“Steady my footsteps in your word; let no iniquity have dominion over me.”
In the name of the Father and of the Son and of the Holy Spirit. Amen.
Steady my footsteps in your word. This directive is one of the gems of psalm 119, in my opinion. There are other familiar poetic phrases from this often neglected psalm which include “your word is a lamp unto my feet”, “let your loving kindness be my comfort, O Lord”, “you are my refuge and shield”, and so on. And yet I will admit a certain internal groaning when I see that this psalm is the appointed one for the day. Or I should say, a portion of this psalm is appointed.
Psalm 119 is the longest of the psalms and while it has a unifying theme of the law, God’s word, it is sometimes difficult to see where it is going. We hear “God’s word”, or a synonym for God’s teachings repeated over and over. It has 22 stanzas, each stanza with eight verses. In Hebrew it is an acrostic poem. Each stanza represents a letter of the alphabet and then each verse begins with that same letter. Today’s passage is for the letter Pe (pay) so originally these 8 verses began with Pe words. This structure is lost in the translation to English and so it often seems that the verses have little to no connection. To us as readers now, they can be unrelated phrases strung together.
I have chosen to take this as my text this morning for a few reasons which also have what might be considered a “thin connection” but in my mind they are related. I invite you into my reflections.
I always find the psalms to be of comfort especially in stressful times and use them in most pastoral situations, as do many clergy. They are a rich source of assurance about God and his love of humankind, as well as acknowledgement of the depth of human emotion, both grief and joy. I encourage you to watch the short teaching videos that our curate Marisa is currently doing on the psalms.
Specifically this morning’s verses of psalm 119 talk about the word of God as a source of rejoicing and delight. God’s teachings are a divine and cherished gift, not something to restrict us, but rather to give us structure. The word of God brings light in our darkness. However, we are not left merely to contemplate what God has told us. Rather we are directed to put into action what we are taught. Loving God and loving our neighbor has to be carried out by what we do, not just what we think. This Pe stanza uses the words, footsteps, eyes, heart, mouth, all parts of our bodies, implying action in response to God’s direction. We also learn that following God’s word, seeking to love God, requires God’s help. We cannot “do love” on our own. We are reminded that it is God’s grace which directs us, leads us and supports us.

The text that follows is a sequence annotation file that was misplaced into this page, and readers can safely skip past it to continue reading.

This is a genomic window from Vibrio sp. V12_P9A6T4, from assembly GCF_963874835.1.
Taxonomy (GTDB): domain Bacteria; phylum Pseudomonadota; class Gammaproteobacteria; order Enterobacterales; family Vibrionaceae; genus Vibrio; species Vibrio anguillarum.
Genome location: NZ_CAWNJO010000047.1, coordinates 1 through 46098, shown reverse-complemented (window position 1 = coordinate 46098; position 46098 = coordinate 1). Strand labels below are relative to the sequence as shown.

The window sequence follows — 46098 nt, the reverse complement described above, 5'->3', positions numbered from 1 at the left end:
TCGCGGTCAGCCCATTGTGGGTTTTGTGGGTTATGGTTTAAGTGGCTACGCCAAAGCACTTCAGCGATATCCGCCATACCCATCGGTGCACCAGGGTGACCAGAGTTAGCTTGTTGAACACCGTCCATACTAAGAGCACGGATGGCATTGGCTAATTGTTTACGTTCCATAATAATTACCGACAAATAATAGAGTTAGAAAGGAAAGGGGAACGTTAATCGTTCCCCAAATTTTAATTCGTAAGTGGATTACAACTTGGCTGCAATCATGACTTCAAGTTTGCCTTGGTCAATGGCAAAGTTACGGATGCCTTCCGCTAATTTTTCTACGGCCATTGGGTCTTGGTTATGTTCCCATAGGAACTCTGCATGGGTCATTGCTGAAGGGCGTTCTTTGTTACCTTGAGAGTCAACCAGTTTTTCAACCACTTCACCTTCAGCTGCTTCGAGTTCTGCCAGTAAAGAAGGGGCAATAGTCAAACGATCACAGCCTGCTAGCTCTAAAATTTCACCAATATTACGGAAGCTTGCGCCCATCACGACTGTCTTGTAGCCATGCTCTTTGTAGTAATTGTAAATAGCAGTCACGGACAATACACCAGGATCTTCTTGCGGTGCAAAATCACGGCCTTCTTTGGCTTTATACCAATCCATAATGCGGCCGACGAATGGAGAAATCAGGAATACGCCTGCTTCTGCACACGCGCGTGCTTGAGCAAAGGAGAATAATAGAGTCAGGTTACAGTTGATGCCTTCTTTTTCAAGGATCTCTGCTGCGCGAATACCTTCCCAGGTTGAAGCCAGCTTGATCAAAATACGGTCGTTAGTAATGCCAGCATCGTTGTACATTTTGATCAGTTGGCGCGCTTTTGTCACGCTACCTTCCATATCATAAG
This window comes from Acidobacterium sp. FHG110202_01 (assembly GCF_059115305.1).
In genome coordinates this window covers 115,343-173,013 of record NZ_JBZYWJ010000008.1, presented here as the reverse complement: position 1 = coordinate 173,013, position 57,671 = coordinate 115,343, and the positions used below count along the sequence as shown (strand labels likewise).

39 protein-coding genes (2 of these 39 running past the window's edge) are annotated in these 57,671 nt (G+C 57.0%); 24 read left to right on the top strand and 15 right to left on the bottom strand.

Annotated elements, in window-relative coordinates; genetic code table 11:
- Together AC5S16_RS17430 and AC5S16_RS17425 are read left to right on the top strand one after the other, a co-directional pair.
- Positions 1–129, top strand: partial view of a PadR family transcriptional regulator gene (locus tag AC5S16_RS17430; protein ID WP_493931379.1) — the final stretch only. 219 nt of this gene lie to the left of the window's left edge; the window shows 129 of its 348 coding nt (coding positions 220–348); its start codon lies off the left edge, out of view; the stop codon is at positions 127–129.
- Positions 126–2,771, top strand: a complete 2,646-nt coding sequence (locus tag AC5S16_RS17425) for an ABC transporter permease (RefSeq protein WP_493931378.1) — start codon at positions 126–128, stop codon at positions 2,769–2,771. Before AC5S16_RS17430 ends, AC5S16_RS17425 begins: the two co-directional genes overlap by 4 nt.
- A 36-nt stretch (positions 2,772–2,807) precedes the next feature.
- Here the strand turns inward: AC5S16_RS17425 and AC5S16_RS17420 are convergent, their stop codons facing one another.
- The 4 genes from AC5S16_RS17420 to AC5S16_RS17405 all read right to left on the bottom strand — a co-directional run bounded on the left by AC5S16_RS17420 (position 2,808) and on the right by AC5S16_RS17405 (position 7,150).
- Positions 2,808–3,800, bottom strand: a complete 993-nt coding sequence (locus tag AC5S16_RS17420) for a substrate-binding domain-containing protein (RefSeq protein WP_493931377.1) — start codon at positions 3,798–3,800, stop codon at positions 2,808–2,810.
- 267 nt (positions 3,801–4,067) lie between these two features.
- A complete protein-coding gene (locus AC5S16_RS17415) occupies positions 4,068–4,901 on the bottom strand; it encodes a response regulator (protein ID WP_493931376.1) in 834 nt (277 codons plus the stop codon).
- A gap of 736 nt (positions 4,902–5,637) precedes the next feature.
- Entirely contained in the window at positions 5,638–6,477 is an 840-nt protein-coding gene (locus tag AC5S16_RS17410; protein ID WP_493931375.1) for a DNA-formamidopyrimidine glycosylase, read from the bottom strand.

The particular line that stood out to me this morning is “Steady my footsteps in your word” or in another translation, “Order my steps in your word.”
There is a song based on this phrase which I first heard while worshiping in a traditional African American church. “Order my steps in your word” is sung over and over, in an easy tune. Then the tune rises and the words are: Lead me guide me every day, Send your anointing Father I pray. And the verse finishes with “Order my steps in your word”. The next verse is “Order my tongue in Your Word” following the same pattern. Other verses include the phrases “guide my feet in your word” and “wash my heart in your word”. The constant plea is to God for His direction and guidance. We don’t just know God’s teachings with our minds; we seek for God to infuse all of our body and all of our action in his precepts.
Reading this one line of Psalm 119, remembering this song (and where I first heard it) came at the same time that I heard of one of my personal hero’s death. John Lewis was a Civil Rights Leader, US Representative from Georgia, and a man deeply grounded in God’s word.
In thinking of his life along with this song, I realized just how much God had directed his footsteps in multiple marches, memorably in Selma Alabama, crossing the Edmund Pettus Bridge. How God had continually directed his tongue, Baptist preacher that he was, stirring crowds to non-violent action over multiple decades. Steeped in scripture and theology he sought righteousness in the middle of oppression. His feet were guided as he walked with God. John Lewis was a man who loved God and his neighbor, with all his heart and who sought to follow Jesus, God’s embodied word. I believe it was because of his deep faith that he was able to be tenacious and continue to seek justice. John Lewis was a light, reflecting God’s light in a dark world. May he rest in peace and may we strive to follow his example.
I invite you to your own musings on the psalms this week and may God “Order our steps in His Word”.